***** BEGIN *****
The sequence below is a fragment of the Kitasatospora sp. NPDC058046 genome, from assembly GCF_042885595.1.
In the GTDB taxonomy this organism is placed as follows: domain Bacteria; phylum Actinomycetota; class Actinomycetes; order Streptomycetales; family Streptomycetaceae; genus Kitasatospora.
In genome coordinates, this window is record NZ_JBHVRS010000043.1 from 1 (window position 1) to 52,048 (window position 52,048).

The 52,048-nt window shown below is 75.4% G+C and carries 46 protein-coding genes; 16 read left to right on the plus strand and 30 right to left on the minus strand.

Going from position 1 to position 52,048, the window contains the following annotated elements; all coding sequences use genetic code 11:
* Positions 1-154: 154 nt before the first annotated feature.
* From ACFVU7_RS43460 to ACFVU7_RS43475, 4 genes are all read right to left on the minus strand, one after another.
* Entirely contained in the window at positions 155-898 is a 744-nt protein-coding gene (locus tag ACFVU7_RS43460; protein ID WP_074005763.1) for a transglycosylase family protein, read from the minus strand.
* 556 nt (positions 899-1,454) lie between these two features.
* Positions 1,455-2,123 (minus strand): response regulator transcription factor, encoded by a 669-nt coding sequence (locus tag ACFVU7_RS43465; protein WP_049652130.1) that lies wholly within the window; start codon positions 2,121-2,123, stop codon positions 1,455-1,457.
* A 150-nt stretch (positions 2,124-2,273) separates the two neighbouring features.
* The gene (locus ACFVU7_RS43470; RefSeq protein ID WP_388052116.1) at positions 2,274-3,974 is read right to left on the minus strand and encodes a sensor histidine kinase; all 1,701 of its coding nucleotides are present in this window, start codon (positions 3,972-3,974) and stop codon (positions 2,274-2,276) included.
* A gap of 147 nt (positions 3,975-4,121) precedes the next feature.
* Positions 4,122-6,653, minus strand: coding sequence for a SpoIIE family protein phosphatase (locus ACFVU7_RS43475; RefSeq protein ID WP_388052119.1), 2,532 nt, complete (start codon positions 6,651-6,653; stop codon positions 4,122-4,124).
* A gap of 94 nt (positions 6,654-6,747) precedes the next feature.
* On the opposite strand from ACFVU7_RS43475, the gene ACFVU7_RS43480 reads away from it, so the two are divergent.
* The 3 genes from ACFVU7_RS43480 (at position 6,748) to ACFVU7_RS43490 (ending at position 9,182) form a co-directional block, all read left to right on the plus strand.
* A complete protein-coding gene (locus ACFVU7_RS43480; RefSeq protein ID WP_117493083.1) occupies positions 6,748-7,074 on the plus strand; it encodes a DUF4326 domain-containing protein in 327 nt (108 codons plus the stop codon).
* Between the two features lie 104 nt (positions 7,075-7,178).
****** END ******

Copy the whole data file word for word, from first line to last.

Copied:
The sequence below is a fragment of the Kitasatospora sp. NPDC058046 genome, from assembly GCF_042885595.1.
In the GTDB taxonomy this organism is placed as follows: domain Bacteria; phylum Actinomycetota; class Actinomycetes; order Streptomycetales; family Streptomycetaceae; genus Kitasatospora.
In genome coordinates, this window is record NZ_JBHVRS010000043.1 from 1 (window position 1) to 52,048 (window position 52,048).

The 52,048-nt window shown below is 75.4% G+C and carries 46 protein-coding genes; 16 read left to right on the plus strand and 30 right to left on the minus strand.

Going from position 1 to position 52,048, the window contains the following annotated elements; all coding sequences use genetic code 11:
* Positions 1-154: 154 nt before the first annotated feature.
* From ACFVU7_RS43460 to ACFVU7_RS43475, 4 genes are all read right to left on the minus strand, one after another.
* Entirely contained in the window at positions 155-898 is a 744-nt protein-coding gene (locus tag ACFVU7_RS43460; protein ID WP_074005763.1) for a transglycosylase family protein, read from the minus strand.
* 556 nt (positions 899-1,454) lie between these two features.
* Positions 1,455-2,123 (minus strand): response regulator transcription factor, encoded by a 669-nt coding sequence (locus tag ACFVU7_RS43465; protein WP_049652130.1) that lies wholly within the window; start codon positions 2,121-2,123, stop codon positions 1,455-1,457.
* A 150-nt stretch (positions 2,124-2,273) separates the two neighbouring features.
* The gene (locus ACFVU7_RS43470; RefSeq protein ID WP_388052116.1) at positions 2,274-3,974 is read right to left on the minus strand and encodes a sensor histidine kinase; all 1,701 of its coding nucleotides are present in this window, start codon (positions 3,972-3,974) and stop codon (positions 2,274-2,276) included.
* A gap of 147 nt (positions 3,975-4,121) precedes the next feature.
* Positions 4,122-6,653, minus strand: coding sequence for a SpoIIE family protein phosphatase (locus ACFVU7_RS43475; RefSeq protein ID WP_388052119.1), 2,532 nt, complete (start codon positions 6,651-6,653; stop codon positions 4,122-4,124).
* A gap of 94 nt (positions 6,654-6,747) precedes the next feature.
* On the opposite strand from ACFVU7_RS43475, the gene ACFVU7_RS43480 reads away from it, so the two are divergent.
* The 3 genes from ACFVU7_RS43480 (at position 6,748) to ACFVU7_RS43490 (ending at position 9,182) form a co-directional block, all read left to right on the plus strand.
* A complete protein-coding gene (locus ACFVU7_RS43480; RefSeq protein ID WP_117493083.1) occupies positions 6,748-7,074 on the plus strand; it encodes a DUF4326 domain-containing protein in 327 nt (108 codons plus the stop codon).
* Between the two features lie 104 nt (positions 7,075-7,178).